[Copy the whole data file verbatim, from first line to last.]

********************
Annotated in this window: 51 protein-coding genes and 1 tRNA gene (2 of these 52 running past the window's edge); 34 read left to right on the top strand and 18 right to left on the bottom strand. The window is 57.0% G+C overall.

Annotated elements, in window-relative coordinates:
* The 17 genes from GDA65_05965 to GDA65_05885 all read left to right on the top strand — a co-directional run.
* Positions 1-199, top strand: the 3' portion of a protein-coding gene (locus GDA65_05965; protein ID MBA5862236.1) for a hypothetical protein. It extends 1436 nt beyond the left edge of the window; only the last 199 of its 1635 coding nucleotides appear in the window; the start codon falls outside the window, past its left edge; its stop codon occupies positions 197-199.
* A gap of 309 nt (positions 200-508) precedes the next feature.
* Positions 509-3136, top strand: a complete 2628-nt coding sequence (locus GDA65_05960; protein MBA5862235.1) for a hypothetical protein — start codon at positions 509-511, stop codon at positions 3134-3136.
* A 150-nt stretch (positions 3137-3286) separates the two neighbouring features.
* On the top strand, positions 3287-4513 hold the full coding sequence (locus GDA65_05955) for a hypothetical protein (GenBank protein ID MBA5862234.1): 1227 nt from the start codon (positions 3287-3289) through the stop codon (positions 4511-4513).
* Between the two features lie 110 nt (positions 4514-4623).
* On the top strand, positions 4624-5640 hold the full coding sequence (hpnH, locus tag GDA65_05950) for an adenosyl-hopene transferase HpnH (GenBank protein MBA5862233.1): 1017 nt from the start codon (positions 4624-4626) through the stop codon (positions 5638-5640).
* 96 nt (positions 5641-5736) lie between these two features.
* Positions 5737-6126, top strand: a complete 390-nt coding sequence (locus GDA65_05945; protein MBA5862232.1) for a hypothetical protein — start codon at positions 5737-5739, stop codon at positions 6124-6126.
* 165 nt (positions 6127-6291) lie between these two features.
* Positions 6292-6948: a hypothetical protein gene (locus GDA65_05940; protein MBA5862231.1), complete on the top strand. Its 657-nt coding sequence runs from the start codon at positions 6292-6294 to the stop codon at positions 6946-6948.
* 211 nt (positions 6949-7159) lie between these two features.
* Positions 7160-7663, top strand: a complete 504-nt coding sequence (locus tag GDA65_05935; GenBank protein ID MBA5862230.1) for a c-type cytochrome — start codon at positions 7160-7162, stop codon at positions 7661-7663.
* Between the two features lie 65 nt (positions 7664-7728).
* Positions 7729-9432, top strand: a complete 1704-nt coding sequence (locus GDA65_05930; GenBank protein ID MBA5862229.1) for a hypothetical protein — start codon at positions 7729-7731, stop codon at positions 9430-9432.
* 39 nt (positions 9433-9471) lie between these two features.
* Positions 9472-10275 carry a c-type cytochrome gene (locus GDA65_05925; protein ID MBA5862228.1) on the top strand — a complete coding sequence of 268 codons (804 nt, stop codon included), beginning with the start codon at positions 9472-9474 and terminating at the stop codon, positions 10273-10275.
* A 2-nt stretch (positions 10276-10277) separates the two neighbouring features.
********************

Annotated in this window: 51 protein-coding genes and 1 tRNA gene (2 of these 52 running past the window's edge); 34 read left to right on the top strand and 18 right to left on the bottom strand. The window is 57.0% G+C overall.

Annotated elements, in window-relative coordinates:
* The 17 genes from GDA65_05965 to GDA65_05885 all read left to right on the top strand — a co-directional run.
* Positions 1-199, top strand: the 3' portion of a protein-coding gene (locus GDA65_05965; protein ID MBA5862236.1) for a hypothetical protein. It extends 1436 nt beyond the left edge of the window; only the last 199 of its 1635 coding nucleotides appear in the window; the start codon falls outside the window, past its left edge; its stop codon occupies positions 197-199.
* A gap of 309 nt (positions 200-508) precedes the next feature.
* Positions 509-3136, top strand: a complete 2628-nt coding sequence (locus GDA65_05960; protein MBA5862235.1) for a hypothetical protein — start codon at positions 509-511, stop codon at positions 3134-3136.
* A 150-nt stretch (positions 3137-3286) separates the two neighbouring features.
* On the top strand, positions 3287-4513 hold the full coding sequence (locus GDA65_05955) for a hypothetical protein (GenBank protein ID MBA5862234.1): 1227 nt from the start codon (positions 3287-3289) through the stop codon (positions 4511-4513).
* Between the two features lie 110 nt (positions 4514-4623).
* On the top strand, positions 4624-5640 hold the full coding sequence (hpnH, locus tag GDA65_05950) for an adenosyl-hopene transferase HpnH (GenBank protein MBA5862233.1): 1017 nt from the start codon (positions 4624-4626) through the stop codon (positions 5638-5640).
* 96 nt (positions 5641-5736) lie between these two features.
* Positions 5737-6126, top strand: a complete 390-nt coding sequence (locus GDA65_05945; protein MBA5862232.1) for a hypothetical protein — start codon at positions 5737-5739, stop codon at positions 6124-6126.
* 165 nt (positions 6127-6291) lie between these two features.
* Positions 6292-6948: a hypothetical protein gene (locus GDA65_05940; protein MBA5862231.1), complete on the top strand. Its 657-nt coding sequence runs from the start codon at positions 6292-6294 to the stop codon at positions 6946-6948.
* 211 nt (positions 6949-7159) lie between these two features.
* Positions 7160-7663, top strand: a complete 504-nt coding sequence (locus tag GDA65_05935; GenBank protein ID MBA5862230.1) for a c-type cytochrome — start codon at positions 7160-7162, stop codon at positions 7661-7663.
* Between the two features lie 65 nt (positions 7664-7728).
* Positions 7729-9432, top strand: a complete 1704-nt coding sequence (locus GDA65_05930; GenBank protein ID MBA5862229.1) for a hypothetical protein — start codon at positions 7729-7731, stop codon at positions 9430-9432.
* 39 nt (positions 9433-9471) lie between these two features.
* Positions 9472-10275 carry a c-type cytochrome gene (locus GDA65_05925; protein ID MBA5862228.1) on the top strand — a complete coding sequence of 268 codons (804 nt, stop codon included), beginning with the start codon at positions 9472-9474 and terminating at the stop codon, positions 10273-10275.
* A 2-nt stretch (positions 10276-10277) separates the two neighbouring features.